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Jaws: 30th Anniversary Edition

Universal
Movie A++
Special Features C- (if you have the first disc), B (if you don't)
DVD Geek Factor: 5 (it's essentially a reissue) (out of 10)

This has long been my favorite movie. I talked my dad into taking me when I was 5 years old, much to my mother's dismay. I still remember the argument between my parents in the kitchen, with my dad defending my right to see it ("The kid likes sharks ... it'll be educational!") while my mother chastised him for being irresponsible ("That shark eats a nude woman ... no way will my little boy see that!"). Dad won out, accepting full responsibility for any scarring consequences that could result from my exposure to Steven Spielberg's shark adventure.

For me, the movie is perfect. People complain that the shark looks fake, but I argue that it's still the best-looking fake shark in movie history (The cartoon sharks in Deep Blue Sea were a real disappointment).

Performance-wise, the ensemble of Roy Scheider, Richard Dreyfuss and Robert Shaw is as good as it gets. Dreyfuss went on to win an Oscar for The Goodbye Girl, but he was never more on his game than with his portrayal of oceanographer Matt Hooper. It's one of the best supporting performances in film history.

Spielberg has gone on to make films of great acclaim, but this is still his most expertly shot movie. Deciding to film some of the shark attacks from the shark's point of view was a stroke of genius, as was not showing the shark for much of the film's first hour. The shark actually not working contributed to that decision.

Jaws was supposed to be a cheap-thrill horror movie, but Spielberg brought a level of class to the proceedings that permeated all aspects of the film--the legendary John Williams score, the authentic New England locations and, yes, that unreliable shark. No film moment has ever scared me more than the scene where the raft boy gets it (the shot of him upright in the water as blood explodes from his body is unbelievable). An all-time-great gross out moment would be Quint getting eaten (You can hear his spine crunch!).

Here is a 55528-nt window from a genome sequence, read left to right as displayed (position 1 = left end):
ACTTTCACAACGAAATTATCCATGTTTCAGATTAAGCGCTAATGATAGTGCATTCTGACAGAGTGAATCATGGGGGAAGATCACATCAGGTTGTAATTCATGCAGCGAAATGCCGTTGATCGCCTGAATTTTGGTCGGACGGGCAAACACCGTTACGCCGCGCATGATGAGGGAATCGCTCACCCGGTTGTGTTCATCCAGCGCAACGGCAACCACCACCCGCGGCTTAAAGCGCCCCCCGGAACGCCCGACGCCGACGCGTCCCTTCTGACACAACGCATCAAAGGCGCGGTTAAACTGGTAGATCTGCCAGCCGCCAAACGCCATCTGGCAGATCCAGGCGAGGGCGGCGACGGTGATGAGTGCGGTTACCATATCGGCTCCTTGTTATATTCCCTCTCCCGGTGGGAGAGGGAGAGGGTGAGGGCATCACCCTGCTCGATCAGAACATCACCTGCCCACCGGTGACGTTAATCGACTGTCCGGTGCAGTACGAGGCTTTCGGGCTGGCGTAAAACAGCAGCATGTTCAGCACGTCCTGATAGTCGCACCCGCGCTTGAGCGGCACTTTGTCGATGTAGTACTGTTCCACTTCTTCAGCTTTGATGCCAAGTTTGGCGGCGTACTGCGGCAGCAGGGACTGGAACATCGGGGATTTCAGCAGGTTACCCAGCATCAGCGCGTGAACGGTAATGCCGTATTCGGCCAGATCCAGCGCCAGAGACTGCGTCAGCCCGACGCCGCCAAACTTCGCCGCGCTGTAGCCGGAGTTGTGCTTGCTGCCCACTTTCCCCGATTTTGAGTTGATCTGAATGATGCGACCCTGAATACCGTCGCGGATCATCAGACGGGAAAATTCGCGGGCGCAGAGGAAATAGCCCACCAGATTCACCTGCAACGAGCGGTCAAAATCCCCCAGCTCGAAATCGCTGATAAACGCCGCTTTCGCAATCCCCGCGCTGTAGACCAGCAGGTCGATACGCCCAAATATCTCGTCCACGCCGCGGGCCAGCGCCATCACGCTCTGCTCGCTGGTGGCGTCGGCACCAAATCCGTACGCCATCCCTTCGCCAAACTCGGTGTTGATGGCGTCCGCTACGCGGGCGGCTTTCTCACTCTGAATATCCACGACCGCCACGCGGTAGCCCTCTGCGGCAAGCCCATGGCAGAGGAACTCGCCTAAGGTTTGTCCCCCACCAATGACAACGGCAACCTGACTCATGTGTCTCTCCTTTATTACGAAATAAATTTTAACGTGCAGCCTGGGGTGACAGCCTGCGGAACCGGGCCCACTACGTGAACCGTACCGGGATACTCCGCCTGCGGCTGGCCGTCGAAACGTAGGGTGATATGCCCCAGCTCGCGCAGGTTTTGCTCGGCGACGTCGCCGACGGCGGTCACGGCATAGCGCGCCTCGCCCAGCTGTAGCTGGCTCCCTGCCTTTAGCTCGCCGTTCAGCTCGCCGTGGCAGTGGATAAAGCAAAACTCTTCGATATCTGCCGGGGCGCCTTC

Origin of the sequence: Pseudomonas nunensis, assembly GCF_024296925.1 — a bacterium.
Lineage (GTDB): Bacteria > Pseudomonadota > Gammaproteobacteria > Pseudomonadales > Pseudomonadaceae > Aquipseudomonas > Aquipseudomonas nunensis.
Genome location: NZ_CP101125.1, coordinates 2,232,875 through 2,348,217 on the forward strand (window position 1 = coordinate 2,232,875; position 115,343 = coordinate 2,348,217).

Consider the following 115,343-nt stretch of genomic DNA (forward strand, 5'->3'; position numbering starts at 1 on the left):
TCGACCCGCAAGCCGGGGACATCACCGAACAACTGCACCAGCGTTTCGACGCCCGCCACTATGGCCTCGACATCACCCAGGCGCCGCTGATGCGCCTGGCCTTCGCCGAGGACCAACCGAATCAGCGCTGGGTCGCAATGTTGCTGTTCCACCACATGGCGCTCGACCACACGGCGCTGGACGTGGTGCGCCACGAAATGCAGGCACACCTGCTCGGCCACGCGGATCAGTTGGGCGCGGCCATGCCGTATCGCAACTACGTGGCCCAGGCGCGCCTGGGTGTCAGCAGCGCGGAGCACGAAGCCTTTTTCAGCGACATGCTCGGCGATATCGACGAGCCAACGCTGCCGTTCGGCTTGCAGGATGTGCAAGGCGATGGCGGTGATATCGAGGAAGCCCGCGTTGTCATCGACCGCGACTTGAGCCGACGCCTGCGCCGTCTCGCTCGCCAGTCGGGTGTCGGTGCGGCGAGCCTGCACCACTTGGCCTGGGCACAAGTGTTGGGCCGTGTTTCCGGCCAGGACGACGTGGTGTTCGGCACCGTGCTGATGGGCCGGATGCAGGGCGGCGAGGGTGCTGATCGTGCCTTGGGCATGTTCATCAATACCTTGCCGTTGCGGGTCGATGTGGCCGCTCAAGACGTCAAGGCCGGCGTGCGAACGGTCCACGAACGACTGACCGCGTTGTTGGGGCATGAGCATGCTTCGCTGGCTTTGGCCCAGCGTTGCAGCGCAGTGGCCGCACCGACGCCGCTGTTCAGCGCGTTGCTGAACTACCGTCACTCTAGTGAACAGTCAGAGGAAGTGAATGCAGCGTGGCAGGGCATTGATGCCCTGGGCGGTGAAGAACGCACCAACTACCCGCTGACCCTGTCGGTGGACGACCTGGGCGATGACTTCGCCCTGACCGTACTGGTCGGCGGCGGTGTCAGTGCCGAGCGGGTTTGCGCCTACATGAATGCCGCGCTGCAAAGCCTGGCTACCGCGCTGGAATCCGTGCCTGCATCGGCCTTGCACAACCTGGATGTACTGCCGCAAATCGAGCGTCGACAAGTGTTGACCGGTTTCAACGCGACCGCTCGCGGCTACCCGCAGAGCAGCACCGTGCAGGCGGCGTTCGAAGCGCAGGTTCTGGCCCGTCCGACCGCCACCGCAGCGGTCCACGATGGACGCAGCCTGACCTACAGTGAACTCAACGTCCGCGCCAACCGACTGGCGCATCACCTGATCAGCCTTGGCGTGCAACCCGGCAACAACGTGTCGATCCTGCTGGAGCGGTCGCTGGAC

At this year's Jawsfest, a 30-year celebration of the movie, rumors persisted a new Jaws sequel was in the works, with Spielberg and Dreyfuss ready to go. I seriously doubt it, but if it does happen, I'll be first in line.

Special Features: This release is almost identical to the 25th anniversary disc, so buyer beware, because this is for hardcore fans and first-time Jaws buyers only. The big difference here is that the documentary has gone from one hour to two hours, which actually is a big plus for Jaws junkies looking for more trivia. Still, no commentaries.


Stripes: Extended Cut

Columbia Pictures
Movie C+
Special Features B
DVD Geek Factor 5.5 (out of 10)

Back when Stripes came out, I had just become a teenager, and rumors abounded that the film was the "dirtiest" movie around. Fellow junior high school kids whose parents were cool enough to take them to R-rated movies bragged of the many naked breasts they were able to see. A look back at the film reveals that, yes, this movie has a lot of breasts in it. Hell, in this new extended edition, there's a new nudity scene with P.J. Soles, so the naughty factor has gone up. As for the quality of the film itself, it has its moments, but it is lacking in comparison to other Bill Murray comedies of that era (Ghostbusters and Caddyshack were much better films). The classic drill-team sequence ("That's the fact, Jack!") is still a kick to watch, but it should've ended the movie. When Murray and co-stars like Harold Ramis and John Candy wound up in Russia commandeering some sort of urban assault vehicle, the movie fell apart.

Special Features : A two-part documentary has a surprising amount of participation from the principles (even the normally elusive Murray chimes in). Deleted scenes are no big deal (they've been integrated into the movie).


The Grudge: Unrated Extended Director's Cut

Columbia Pictures
Movie B
Special Features B
DVD Geek Factor 6.5 (out of 10)

I liked this American remake of the very scary Japanese thriller Ju-On, but it pissed me off that producers chose to release it with a PG-13 rating instead of an R. Apparently, two versions of this film were previewed, and the toned-down version tested better than the nastier one. With eight minutes restored by director Takashi Shimizu, this release is being touted as unrated, but it is actually something more akin to an R-rating. Most of these eight minutes occur during the movie's climax. The flashback sequence that shows the origins of the film's ghosts is a little grislier and crueler than what we saw in theaters. Another sequence with a ghost missing her bottom jaw has been extended to show a little more of her tongue hanging out. Hooray.

Special Features: Shimizu does a good commentary and includes a couple of creepy short films utilizing the Ju-On ghosts.

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